The Senate Judiciary Committee will investigate claims that the Department of Justice under the Trump administration tried to interfere with the Manhattan U.S. attorney's office, the Washington Examiner reported.
Committee Chair Dick Durbin, D-Ill., sent a letter to Attorney General Merrick Garland on Monday to say the panel will probe whether a former U.S. attorney resisted pressure from top officials to prosecute critics of former President Donald Trump and protect the former president's allies.
The Examiner obtained a copy of the letter in which Durbin wrote that if found to be true, these claims could prove "multiple instances of political interference in the Department's investigative and prosecutorial decisions."
In his letter, Durbin requested five groups of materials, including all documents and communications between anyone at the Manhattan U.S. attorney's office and officials in the U.S. Office of the Attorney General and Deputy General and/or the Criminal Division referring to prosecuting former President Barack Obama's White House counsel Gregory Craig, the Examiner said.
The committee wants materials no later than Oct. 3.
Geoffrey Berman, former U.S. attorney for the Southern District of New York, wrote "Holding the Line: Inside the Nation's Preeminent US Attorney's Office and Its Battle with the Trump Justice Department." The book is set for release Tuesday.
In the book, Berman says Craig was prosecuted without grounds before the 2018 midterm elections for allegedly violating the Foreign Agents Registration Act.
Berman added that his deputy was asked by Principal Associate Deputy Attorney General Edward O'Callaghan to prosecute Craig, but Berman denied the request.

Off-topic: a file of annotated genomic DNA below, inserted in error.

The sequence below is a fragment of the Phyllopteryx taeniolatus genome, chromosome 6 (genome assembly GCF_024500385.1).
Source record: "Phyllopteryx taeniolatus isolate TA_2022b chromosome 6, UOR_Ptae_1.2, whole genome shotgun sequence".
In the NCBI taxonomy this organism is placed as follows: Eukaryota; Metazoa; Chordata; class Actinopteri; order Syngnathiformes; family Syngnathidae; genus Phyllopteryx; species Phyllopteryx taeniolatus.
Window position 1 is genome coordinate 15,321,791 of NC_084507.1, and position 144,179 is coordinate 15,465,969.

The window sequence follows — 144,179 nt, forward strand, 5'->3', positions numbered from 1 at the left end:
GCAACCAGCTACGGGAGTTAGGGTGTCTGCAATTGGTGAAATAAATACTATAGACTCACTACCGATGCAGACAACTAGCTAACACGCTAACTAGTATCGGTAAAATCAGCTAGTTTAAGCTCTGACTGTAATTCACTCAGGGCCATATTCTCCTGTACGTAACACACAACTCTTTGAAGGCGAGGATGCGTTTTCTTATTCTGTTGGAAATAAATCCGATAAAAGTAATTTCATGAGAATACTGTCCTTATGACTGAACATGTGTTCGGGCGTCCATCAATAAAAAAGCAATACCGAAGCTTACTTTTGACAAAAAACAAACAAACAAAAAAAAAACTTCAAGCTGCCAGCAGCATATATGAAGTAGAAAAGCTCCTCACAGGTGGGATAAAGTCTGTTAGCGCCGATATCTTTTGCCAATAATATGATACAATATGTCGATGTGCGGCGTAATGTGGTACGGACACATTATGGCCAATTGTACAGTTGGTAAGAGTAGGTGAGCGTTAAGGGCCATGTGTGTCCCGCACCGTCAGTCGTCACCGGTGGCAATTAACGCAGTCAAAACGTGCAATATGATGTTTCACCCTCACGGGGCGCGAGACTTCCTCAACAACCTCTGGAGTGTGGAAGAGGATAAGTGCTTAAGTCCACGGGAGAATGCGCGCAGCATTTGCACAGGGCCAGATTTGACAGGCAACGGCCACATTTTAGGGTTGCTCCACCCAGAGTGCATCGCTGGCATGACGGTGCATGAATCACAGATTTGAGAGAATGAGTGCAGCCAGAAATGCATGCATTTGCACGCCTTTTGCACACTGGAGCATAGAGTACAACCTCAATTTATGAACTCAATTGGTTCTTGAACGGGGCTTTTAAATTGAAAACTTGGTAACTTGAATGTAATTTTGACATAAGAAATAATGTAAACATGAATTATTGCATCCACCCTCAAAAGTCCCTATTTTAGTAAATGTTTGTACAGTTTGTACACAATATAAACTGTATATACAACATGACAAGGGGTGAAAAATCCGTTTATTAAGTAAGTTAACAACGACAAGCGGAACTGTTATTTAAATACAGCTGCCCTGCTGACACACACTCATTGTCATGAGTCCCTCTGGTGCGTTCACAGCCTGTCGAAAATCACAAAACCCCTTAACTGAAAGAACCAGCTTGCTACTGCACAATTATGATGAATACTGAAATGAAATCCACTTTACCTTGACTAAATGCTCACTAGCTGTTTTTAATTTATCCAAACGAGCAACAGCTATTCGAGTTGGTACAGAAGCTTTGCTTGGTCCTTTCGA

"Mr. Berman claims that Department officials then 'peddled' the investigation to the U.S. Attorney's Office for the District of Columbia, which indicted and tried Craig — who was acquitted by a jury in fewer than five hours," Durbin's letter said, the Examiner reported.
Berman also wrote that Trump's DOJ pressured his office to remove reference to the former president from the document charging his former personal lawyer Michael Cohen with campaign finance crimes and lying to Congress.
After Cohen's conviction, administrators attempted to remove any mention of then-Attorney General Bill Barr trying to reverse the conviction and end related inquiries.
Berman also wrote that the DOJ pressed his office to prosecute former Secretary of State John Kerry over activity surrounding the Iran nuclear deal. Kerry helped negotiate the 2015 Joint Comprehensive Plan of Action, of which Trump later pulled out.
Berman volunteered for the Trump campaign in 2016 and transition before serving as a U.S. attorney under the former president for over two years, the Examiner said.
Berman was fired from his position in June 2020 by Barr after the U.S. attorney had opened several investigations into Trump's allies.
"At the time I was fired, the Southern District of New York was working on a couple politically sensitive cases," Berman said Monday on MSNBC.
"One of those cases is the [former White House chief strategist] Steve Bannon 'we build the wall' case, and we were very close to indicting that case around the time I got fired, and Barr knew about the case."
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